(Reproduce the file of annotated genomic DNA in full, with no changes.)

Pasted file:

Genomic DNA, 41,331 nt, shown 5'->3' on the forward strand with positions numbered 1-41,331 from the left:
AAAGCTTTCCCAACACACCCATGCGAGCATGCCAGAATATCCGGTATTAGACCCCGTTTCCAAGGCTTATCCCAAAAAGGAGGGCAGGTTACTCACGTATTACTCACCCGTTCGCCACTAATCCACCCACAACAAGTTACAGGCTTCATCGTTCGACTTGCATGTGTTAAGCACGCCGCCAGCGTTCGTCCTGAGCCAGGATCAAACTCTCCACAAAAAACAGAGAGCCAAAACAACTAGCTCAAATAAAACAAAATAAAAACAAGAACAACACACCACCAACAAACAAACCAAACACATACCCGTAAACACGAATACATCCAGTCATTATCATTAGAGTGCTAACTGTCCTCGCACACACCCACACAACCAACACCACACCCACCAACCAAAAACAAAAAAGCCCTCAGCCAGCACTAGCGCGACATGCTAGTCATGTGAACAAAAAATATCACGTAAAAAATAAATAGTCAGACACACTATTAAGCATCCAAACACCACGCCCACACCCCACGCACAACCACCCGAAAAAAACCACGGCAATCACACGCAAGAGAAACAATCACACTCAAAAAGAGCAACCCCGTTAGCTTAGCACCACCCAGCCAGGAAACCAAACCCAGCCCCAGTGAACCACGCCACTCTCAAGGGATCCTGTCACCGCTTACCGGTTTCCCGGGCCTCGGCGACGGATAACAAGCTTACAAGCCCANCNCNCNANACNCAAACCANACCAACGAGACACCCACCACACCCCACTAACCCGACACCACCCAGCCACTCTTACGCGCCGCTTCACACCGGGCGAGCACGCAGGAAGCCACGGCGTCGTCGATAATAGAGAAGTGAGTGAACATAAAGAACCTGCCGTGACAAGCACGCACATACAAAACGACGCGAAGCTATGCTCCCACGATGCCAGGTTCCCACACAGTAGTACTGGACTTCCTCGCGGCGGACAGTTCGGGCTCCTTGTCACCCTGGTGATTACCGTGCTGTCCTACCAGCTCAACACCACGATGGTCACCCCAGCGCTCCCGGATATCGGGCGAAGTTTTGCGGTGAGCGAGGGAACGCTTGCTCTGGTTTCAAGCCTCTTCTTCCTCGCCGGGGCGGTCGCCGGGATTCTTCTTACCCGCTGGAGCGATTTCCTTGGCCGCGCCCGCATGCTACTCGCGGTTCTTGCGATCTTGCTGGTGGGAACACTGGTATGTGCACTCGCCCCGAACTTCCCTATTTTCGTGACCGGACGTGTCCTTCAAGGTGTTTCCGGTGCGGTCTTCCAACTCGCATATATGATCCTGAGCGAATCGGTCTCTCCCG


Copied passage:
Genomic DNA, 41,331 nt, shown 5'->3' on the forward strand with positions numbered 1-41,331 from the left:
AAAGCTTTCCCAACACACCCATGCGAGCATGCCAGAATATCCGGTATTAGACCCCGTTTCCAAGGCTTATCCCAAAAAGGAGGGCAGGTTACTCACGTATTACTCACCCGTTCGCCACTAATCCACCCACAACAAGTTACAGGCTTCATCGTTCGACTTGCATGTGTTAAGCACGCCGCCAGCGTTCGTCCTGAGCCAGGATCAAACTCTCCACAAAAAACAGAGAGCCAAAACAACTAGCTCAAATAAAACAAAATAAAAACAAGAACAACACACCACCAACAAACAAACCAAACACATACCCGTAAACACGAATACATCCAGTCATTATCATTAGAGTGCTAACTGTCCTCGCACACACCCACACAACCAACACCACACCCACCAACCAAAAACAAAAAAGCCCTCAGCCAGCACTAGCGCGACATGCTAGTCATGTGAACAAAAAATATCACGTAAAAAATAAATAGTCAGACACACTATTAAGCATCCAAACACCACGCCCACACCCCACGCACAACCACCCGAAAAAAACCACGGCAATCACACGCAAGAGAAACAATCACACTCAAAAAGAGCAACCCCGTTAGCTTAGCACCACCCAGCCAGGAAACCAAACCCAGCCCCAGTGAACCACGCCACTCTCAAGGGATCCTGTCACCGCTTACCGGTTTCCCGGGCCTCGGCGACGGATAACAAGCTTACAAGCCCANCNCNCNANACNCAAACCANACCAACGAGACACCCACCACACCCCACTAACCCGACACCACCCAGCCACTCTTACGCGCCGCTTCACACCGGGCGAGCACGCAGGAAGCCACGGCGTCGTCGATAATAGAGAAGTGAGTGAACATAAAGAACCTGCCGTGACAAGCACGCACATACAAAACGACGCGAAGCTATGCTCCCACGATGCCAGGTTCCCACACAGTAGTACTGGACTTCCTCGCGGCGGACAGTTCGGGCTCCTTGTCACCCTGGTGATTACCGTGCTGTCCTACCAGCTCAACACCACGATGGTCACCCCAGCGCTCCCGGATATCGGGCGAAGTTTTGCGGTGAGCGAGGGAACGCTTGCTCTGGTTTCAAGCCTCTTCTTCCTCGCCGGGGCGGTCGCCGGGATTCTTCTTACCCGCTGGAGCGATTTCCTTGGCCGCGCCCGCATGCTACTCGCGGTTCTTGCGATCTTGCTGGTGGGAACACTGGTATGTGCACTCGCCCCGAACTTCCCTATTTTCGTGACCGGACGTGTCCTTCAAGGTGTTTCCGGTGCGGTCTTCCAACTCGCATATATGATCCTGAGCGAATCGGTCTCTCCCG